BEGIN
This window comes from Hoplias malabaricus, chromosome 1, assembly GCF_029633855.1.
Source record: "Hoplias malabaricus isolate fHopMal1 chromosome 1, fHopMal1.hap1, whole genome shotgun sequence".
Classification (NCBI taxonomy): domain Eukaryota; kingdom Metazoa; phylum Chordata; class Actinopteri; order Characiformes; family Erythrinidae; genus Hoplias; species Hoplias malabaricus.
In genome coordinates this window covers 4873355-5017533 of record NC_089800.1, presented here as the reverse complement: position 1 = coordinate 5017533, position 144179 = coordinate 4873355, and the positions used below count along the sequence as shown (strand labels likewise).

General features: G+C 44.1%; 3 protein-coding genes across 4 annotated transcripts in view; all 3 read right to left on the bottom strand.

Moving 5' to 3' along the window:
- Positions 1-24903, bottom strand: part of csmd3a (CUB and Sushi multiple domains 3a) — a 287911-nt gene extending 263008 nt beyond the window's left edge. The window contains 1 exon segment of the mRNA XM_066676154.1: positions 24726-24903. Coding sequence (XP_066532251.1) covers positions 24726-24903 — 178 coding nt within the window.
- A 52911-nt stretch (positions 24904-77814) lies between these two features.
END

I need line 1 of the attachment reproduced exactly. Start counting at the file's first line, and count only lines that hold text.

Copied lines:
This window comes from Hoplias malabaricus, chromosome 1, assembly GCF_029633855.1.